Thursday, December 27, 2007

Conversation

I'm used to being the youngest or one of the youngest in a group. This type of conversation has got to stop.

Coworker: Yeah, back in 1996... What was that, junior year in high school?
My officemate: Yeah, it was.
Me: Hmm...
Coworker: Dianne is like, (exaggerated voice) "That was my first year at IMS!" - ha ha ha!
Me: Second, actually.
Coworker and officemate, in unison: *blink*

Wise words

This quote is from a friend in response to an email I sent her in which I vented my frustrations with trying to lend support to a hurting friend.

In a perfect world, there'd be this great monologue you could speak to her, like in a movie, at the end of which the veil would be lifted from her eyes and she would see her way clear to moving forward with purpose and determination in the way you envision she could. In reality, who she is (and who we all are) isn't likely to make a major shift and you'll need to decide how much of yourself is available to her. It's better to give a smaller part of yourself - that's able to just be with her where SHE is and where she's determining the course of things, even if that course merely stagnates - than to offer an amount of yourself that's not able to deal with the lack of progress, etc. and end up in a fight or saying things you can't take back.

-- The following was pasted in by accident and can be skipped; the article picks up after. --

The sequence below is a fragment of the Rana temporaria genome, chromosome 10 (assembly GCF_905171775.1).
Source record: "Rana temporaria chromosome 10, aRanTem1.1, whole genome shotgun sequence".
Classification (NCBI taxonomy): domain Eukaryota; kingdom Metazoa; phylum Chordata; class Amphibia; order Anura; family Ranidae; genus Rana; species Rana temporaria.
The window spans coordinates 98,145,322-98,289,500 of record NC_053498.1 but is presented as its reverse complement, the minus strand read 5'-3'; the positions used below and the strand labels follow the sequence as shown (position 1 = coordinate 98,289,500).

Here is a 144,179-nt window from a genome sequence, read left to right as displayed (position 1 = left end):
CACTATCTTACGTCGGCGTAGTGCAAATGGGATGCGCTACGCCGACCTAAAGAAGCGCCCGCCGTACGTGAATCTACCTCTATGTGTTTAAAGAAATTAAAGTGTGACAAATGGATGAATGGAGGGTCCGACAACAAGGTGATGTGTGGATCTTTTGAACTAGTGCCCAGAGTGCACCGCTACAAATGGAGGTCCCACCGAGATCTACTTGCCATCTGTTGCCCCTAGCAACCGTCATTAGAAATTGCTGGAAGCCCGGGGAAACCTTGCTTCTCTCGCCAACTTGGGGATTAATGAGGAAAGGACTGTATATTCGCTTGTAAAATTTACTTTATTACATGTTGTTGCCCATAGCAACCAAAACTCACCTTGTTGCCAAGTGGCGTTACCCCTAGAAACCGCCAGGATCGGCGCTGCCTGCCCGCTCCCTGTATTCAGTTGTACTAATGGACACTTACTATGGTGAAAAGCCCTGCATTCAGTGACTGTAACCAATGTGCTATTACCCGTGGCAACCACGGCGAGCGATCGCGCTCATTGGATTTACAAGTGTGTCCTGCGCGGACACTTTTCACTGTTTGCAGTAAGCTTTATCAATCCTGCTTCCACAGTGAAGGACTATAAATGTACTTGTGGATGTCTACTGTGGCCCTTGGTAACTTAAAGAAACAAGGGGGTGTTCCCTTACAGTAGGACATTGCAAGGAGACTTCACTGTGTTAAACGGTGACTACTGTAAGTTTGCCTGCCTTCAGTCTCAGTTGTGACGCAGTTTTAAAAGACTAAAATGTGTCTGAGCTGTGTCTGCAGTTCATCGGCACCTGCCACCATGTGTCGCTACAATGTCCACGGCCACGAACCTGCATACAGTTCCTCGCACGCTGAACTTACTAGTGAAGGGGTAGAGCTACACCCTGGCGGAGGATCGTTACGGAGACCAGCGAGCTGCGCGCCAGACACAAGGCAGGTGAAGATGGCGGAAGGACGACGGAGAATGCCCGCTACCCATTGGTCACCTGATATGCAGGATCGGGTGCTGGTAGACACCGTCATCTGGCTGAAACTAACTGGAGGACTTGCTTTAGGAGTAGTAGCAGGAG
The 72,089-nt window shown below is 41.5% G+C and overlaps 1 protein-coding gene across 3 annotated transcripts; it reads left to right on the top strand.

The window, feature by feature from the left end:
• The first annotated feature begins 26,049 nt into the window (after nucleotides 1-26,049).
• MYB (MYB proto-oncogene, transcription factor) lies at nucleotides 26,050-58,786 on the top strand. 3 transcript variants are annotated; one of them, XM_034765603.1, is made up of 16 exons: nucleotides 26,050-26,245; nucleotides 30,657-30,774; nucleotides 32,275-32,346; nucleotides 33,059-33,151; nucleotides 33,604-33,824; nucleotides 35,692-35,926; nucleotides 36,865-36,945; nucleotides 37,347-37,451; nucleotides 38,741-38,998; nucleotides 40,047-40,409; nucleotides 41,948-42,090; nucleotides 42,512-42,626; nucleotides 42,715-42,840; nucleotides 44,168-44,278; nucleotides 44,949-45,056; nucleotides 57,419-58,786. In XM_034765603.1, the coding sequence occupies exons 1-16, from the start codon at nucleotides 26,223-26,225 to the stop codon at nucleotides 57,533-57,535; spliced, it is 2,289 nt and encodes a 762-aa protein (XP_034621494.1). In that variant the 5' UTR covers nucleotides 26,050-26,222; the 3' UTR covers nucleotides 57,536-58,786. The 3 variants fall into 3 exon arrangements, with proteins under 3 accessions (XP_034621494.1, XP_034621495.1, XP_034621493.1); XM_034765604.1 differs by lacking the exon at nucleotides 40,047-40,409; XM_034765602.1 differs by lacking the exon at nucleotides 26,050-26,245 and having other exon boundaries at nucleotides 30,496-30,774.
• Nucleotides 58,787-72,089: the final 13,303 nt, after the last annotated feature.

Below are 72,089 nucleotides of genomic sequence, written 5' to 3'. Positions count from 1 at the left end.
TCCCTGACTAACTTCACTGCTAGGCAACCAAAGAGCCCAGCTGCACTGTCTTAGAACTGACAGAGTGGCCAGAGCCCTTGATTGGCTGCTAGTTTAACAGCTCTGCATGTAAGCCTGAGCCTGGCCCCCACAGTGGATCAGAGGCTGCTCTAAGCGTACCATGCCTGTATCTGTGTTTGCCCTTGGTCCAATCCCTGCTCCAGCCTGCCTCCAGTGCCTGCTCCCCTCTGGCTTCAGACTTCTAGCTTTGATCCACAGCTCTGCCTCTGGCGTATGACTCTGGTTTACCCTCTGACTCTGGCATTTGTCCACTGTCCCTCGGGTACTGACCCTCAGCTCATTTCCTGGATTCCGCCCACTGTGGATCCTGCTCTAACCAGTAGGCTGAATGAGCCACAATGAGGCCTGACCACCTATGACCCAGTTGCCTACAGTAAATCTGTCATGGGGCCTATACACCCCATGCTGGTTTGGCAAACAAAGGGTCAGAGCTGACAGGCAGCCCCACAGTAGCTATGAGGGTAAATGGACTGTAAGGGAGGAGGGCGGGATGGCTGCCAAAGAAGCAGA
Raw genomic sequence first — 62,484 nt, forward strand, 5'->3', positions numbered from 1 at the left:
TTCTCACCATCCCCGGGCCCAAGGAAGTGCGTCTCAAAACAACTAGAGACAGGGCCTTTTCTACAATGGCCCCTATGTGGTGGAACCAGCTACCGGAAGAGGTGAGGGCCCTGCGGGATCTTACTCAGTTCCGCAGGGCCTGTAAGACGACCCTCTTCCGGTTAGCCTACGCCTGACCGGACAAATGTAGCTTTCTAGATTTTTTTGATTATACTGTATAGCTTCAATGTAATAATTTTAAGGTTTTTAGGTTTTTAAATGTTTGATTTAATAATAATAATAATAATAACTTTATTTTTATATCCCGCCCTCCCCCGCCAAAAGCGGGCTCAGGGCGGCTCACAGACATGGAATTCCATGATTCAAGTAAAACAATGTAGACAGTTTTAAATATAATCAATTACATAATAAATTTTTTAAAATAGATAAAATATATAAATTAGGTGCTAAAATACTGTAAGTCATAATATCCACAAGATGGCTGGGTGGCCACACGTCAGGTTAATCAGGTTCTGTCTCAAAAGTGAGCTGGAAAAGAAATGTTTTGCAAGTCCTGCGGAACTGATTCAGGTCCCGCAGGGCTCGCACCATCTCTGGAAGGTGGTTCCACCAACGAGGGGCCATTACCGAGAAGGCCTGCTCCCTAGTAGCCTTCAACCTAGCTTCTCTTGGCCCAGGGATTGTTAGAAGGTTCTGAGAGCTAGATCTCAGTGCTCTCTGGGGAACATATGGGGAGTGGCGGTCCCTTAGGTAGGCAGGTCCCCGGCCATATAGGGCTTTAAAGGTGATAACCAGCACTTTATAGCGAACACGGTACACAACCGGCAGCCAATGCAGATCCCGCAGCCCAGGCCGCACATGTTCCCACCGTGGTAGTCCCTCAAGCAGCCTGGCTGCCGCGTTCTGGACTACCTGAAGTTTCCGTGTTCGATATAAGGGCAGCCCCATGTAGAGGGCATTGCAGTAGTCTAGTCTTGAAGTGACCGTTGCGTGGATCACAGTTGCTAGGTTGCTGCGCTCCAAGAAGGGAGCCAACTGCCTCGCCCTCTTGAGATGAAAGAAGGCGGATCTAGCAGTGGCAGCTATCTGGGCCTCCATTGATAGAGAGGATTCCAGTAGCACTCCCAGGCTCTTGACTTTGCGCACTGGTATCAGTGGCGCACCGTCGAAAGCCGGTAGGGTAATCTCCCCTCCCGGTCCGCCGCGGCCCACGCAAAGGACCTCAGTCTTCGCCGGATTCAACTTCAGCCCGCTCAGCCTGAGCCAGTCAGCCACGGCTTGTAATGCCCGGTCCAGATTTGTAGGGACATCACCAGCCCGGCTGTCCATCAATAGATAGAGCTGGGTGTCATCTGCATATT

Friday, December 21, 2007

Why do people think of things like this?

Kevin received a bag from one of Andy's coworkers. It was filled with fun toys - and this.

 
What a cute little polar bear!

 
It has an opening for these jelly beans that came with it.

 
And if I push down on its rear end, out comes a jelly bean!

 
That looks delicious.
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Wednesday, December 19, 2007

Reviews

Movie: I Am Legend - tense! Will Smith! Grade = A
Event: officemate moving out - less talk! no quick venting! Grade = D
Movie: Spiderman 2 - romance! lame! Grade = C
Event: "Symphony of Lights" in Columbia - lights! colors! great for the kids! Grade = B+
Food: Mint Chocolate M&M's - mint! chocolate! candy coating! Grade = A+
Movie: Live Free or Die Hard - fun stunts! wacky computer stuff! Grade = A+
Book: An Inconvenient Book by Glenn Beck - things I agree with! things I disagree with but which should be voiced! humor! Grade = B
Event: "traffic in shopping centers in December" - too much! too slow! Grade = D
Music: Daughtry by Daughtry - gruff voice! rockin' riffs! Grade = A+